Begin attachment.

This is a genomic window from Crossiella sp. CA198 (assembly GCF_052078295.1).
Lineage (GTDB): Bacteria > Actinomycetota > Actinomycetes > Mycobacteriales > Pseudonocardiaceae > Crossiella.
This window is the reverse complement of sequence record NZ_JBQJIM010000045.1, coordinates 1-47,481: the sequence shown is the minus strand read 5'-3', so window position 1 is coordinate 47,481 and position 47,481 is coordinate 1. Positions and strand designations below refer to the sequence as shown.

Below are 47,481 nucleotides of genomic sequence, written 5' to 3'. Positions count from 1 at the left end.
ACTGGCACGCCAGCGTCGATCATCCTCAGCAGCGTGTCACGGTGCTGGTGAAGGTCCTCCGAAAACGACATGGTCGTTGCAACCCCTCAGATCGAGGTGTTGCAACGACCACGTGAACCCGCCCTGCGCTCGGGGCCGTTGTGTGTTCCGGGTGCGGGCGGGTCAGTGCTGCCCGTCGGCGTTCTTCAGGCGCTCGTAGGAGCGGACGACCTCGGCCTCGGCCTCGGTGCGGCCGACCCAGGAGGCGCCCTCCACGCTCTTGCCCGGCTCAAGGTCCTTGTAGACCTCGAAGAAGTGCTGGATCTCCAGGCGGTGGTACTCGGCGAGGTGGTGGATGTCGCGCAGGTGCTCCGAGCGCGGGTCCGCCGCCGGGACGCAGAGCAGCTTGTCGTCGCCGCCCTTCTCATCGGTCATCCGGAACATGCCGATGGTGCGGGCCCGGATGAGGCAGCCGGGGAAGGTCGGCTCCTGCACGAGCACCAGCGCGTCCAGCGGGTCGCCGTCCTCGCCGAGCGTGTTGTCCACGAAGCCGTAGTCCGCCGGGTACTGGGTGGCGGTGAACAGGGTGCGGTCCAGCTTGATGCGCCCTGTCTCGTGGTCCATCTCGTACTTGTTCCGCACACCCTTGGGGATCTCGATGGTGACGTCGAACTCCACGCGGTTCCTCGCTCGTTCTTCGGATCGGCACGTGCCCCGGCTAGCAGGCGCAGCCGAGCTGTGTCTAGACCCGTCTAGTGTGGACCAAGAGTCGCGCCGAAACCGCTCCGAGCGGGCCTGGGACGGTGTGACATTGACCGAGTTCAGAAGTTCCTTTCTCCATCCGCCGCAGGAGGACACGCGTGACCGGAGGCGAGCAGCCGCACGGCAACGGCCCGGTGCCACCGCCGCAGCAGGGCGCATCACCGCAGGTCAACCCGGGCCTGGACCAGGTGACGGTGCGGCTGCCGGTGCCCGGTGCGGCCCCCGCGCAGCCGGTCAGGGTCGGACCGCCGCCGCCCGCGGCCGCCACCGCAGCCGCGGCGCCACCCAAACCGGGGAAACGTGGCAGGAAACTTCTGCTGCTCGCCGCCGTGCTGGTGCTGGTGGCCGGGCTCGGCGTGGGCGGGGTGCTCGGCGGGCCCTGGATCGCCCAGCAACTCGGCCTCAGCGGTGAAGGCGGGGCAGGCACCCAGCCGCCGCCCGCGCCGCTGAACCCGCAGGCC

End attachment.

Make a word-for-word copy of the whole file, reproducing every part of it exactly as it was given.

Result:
This is a genomic window from Crossiella sp. CA198 (assembly GCF_052078295.1).
Lineage (GTDB): Bacteria > Actinomycetota > Actinomycetes > Mycobacteriales > Pseudonocardiaceae > Crossiella.
This window is the reverse complement of sequence record NZ_JBQJIM010000045.1, coordinates 1-47,481: the sequence shown is the minus strand read 5'-3', so window position 1 is coordinate 47,481 and position 47,481 is coordinate 1. Positions and strand designations below refer to the sequence as shown.

Below are 47,481 nucleotides of genomic sequence, written 5' to 3'. Positions count from 1 at the left end.
ACTGGCACGCCAGCGTCGATCATCCTCAGCAGCGTGTCACGGTGCTGGTGAAGGTCCTCCGAAAACGACATGGTCGTTGCAACCCCTCAGATCGAGGTGTTGCAACGACCACGTGAACCCGCCCTGCGCTCGGGGCCGTTGTGTGTTCCGGGTGCGGGCGGGTCAGTGCTGCCCGTCGGCGTTCTTCAGGCGCTCGTAGGAGCGGACGACCTCGGCCTCGGCCTCGGTGCGGCCGACCCAGGAGGCGCCCTCCACGCTCTTGCCCGGCTCAAGGTCCTTGTAGACCTCGAAGAAGTGCTGGATCTCCAGGCGGTGGTACTCGGCGAGGTGGTGGATGTCGCGCAGGTGCTCCGAGCGCGGGTCCGCCGCCGGGACGCAGAGCAGCTTGTCGTCGCCGCCCTTCTCATCGGTCATCCGGAACATGCCGATGGTGCGGGCCCGGATGAGGCAGCCGGGGAAGGTCGGCTCCTGCACGAGCACCAGCGCGTCCAGCGGGTCGCCGTCCTCGCCGAGCGTGTTGTCCACGAAGCCGTAGTCCGCCGGGTACTGGGTGGCGGTGAACAGGGTGCGGTCCAGCTTGATGCGCCCTGTCTCGTGGTCCATCTCGTACTTGTTCCGCACACCCTTGGGGATCTCGATGGTGACGTCGAACTCCACGCGGTTCCTCGCTCGTTCTTCGGATCGGCACGTGCCCCGGCTAGCAGGCGCAGCCGAGCTGTGTCTAGACCCGTCTAGTGTGGACCAAGAGTCGCGCCGAAACCGCTCCGAGCGGGCCTGGGACGGTGTGACATTGACCGAGTTCAGAAGTTCCTTTCTCCATCCGCCGCAGGAGGACACGCGTGACCGGAGGCGAGCAGCCGCACGGCAACGGCCCGGTGCCACCGCCGCAGCAGGGCGCATCACCGCAGGTCAACCCGGGCCTGGACCAGGTGACGGTGCGGCTGCCGGTGCCCGGTGCGGCCCCCGCGCAGCCGGTCAGGGTCGGACCGCCGCCGCCCGCGGCCGCCACCGCAGCCGCGGCGCCACCCAAACCGGGGAAACGTGGCAGGAAACTTCTGCTGCTCGCCGCCGTGCTGGTGCTGGTGGCCGGGCTCGGCGTGGGCGGGGTGCTCGGCGGGCCCTGGATCGCCCAGCAACTCGGCCTCAGCGGTGAAGGCGGGGCAGGCACCCAGCCGCCGCCCGCGCCGCTGAACCCGCAGGCC